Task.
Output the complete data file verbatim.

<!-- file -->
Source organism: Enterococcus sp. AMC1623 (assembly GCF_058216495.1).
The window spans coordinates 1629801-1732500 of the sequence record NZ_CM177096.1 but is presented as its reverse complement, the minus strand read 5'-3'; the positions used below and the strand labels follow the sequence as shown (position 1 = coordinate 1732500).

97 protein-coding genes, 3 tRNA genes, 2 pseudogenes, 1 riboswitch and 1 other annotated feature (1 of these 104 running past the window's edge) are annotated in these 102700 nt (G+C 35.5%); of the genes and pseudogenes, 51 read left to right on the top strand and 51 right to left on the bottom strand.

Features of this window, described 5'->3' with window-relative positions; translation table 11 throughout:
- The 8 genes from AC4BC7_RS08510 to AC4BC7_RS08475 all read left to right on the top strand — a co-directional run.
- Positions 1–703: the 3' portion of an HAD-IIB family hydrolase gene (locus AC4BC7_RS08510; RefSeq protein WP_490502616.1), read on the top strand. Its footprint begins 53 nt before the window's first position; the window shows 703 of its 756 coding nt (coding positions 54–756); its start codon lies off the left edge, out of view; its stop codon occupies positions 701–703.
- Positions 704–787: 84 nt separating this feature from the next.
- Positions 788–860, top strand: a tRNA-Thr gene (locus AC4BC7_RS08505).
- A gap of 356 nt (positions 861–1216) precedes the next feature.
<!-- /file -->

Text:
Source organism: Enterococcus sp. AMC1623 (assembly GCF_058216495.1).
The window spans coordinates 1629801-1732500 of the sequence record NZ_CM177096.1 but is presented as its reverse complement, the minus strand read 5'-3'; the positions used below and the strand labels follow the sequence as shown (position 1 = coordinate 1732500).

97 protein-coding genes, 3 tRNA genes, 2 pseudogenes, 1 riboswitch and 1 other annotated feature (1 of these 104 running past the window's edge) are annotated in these 102700 nt (G+C 35.5%); of the genes and pseudogenes, 51 read left to right on the top strand and 51 right to left on the bottom strand.

Features of this window, described 5'->3' with window-relative positions; translation table 11 throughout:
- The 8 genes from AC4BC7_RS08510 to AC4BC7_RS08475 all read left to right on the top strand — a co-directional run.
- Positions 1–703: the 3' portion of an HAD-IIB family hydrolase gene (locus AC4BC7_RS08510; RefSeq protein WP_490502616.1), read on the top strand. Its footprint begins 53 nt before the window's first position; the window shows 703 of its 756 coding nt (coding positions 54–756); its start codon lies off the left edge, out of view; its stop codon occupies positions 701–703.
- Positions 704–787: 84 nt separating this feature from the next.
- Positions 788–860, top strand: a tRNA-Thr gene (locus AC4BC7_RS08505).
- A gap of 356 nt (positions 861–1216) precedes the next feature.